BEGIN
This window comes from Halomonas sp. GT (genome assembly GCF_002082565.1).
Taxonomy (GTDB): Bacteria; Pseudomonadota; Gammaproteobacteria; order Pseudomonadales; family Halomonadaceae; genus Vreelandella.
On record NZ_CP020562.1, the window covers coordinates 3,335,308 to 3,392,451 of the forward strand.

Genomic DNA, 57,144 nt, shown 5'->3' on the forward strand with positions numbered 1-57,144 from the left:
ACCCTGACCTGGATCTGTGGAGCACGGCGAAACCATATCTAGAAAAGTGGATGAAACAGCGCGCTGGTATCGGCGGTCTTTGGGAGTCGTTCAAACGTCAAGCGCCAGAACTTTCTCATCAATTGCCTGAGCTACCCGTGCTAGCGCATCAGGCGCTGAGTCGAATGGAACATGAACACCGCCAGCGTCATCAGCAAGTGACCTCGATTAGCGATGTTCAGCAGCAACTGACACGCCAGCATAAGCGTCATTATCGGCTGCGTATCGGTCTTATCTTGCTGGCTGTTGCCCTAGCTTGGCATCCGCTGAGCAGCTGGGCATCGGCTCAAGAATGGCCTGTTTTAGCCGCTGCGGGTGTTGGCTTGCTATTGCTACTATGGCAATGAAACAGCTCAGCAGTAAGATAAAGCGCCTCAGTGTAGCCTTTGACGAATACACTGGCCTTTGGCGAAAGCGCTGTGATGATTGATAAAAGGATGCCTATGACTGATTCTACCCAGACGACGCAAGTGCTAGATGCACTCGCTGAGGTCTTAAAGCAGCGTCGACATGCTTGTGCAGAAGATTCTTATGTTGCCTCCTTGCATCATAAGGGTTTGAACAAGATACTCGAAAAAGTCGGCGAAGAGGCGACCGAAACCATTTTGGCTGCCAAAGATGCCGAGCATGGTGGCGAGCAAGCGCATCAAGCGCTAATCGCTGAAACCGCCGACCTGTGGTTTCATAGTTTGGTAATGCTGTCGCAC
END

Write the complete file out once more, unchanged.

This window comes from Halomonas sp. GT (genome assembly GCF_002082565.1).
Taxonomy (GTDB): Bacteria; Pseudomonadota; Gammaproteobacteria; order Pseudomonadales; family Halomonadaceae; genus Vreelandella.
On record NZ_CP020562.1, the window covers coordinates 3,335,308 to 3,392,451 of the forward strand.

Genomic DNA, 57,144 nt, shown 5'->3' on the forward strand with positions numbered 1-57,144 from the left:
ACCCTGACCTGGATCTGTGGAGCACGGCGAAACCATATCTAGAAAAGTGGATGAAACAGCGCGCTGGTATCGGCGGTCTTTGGGAGTCGTTCAAACGTCAAGCGCCAGAACTTTCTCATCAATTGCCTGAGCTACCCGTGCTAGCGCATCAGGCGCTGAGTCGAATGGAACATGAACACCGCCAGCGTCATCAGCAAGTGACCTCGATTAGCGATGTTCAGCAGCAACTGACACGCCAGCATAAGCGTCATTATCGGCTGCGTATCGGTCTTATCTTGCTGGCTGTTGCCCTAGCTTGGCATCCGCTGAGCAGCTGGGCATCGGCTCAAGAATGGCCTGTTTTAGCCGCTGCGGGTGTTGGCTTGCTATTGCTACTATGGCAATGAAACAGCTCAGCAGTAAGATAAAGCGCCTCAGTGTAGCCTTTGACGAATACACTGGCCTTTGGCGAAAGCGCTGTGATGATTGATAAAAGGATGCCTATGACTGATTCTACCCAGACGACGCAAGTGCTAGATGCACTCGCTGAGGTCTTAAAGCAGCGTCGACATGCTTGTGCAGAAGATTCTTATGTTGCCTCCTTGCATCATAAGGGTTTGAACAAGATACTCGAAAAAGTCGGCGAAGAGGCGACCGAAACCATTTTGGCTGCCAAAGATGCCGAGCATGGTGGCGAGCAAGCGCATCAAGCGCTAATCGCTGAAACCGCCGACCTGTGGTTTCATAGTTTGGTAATGCTGTCGCAC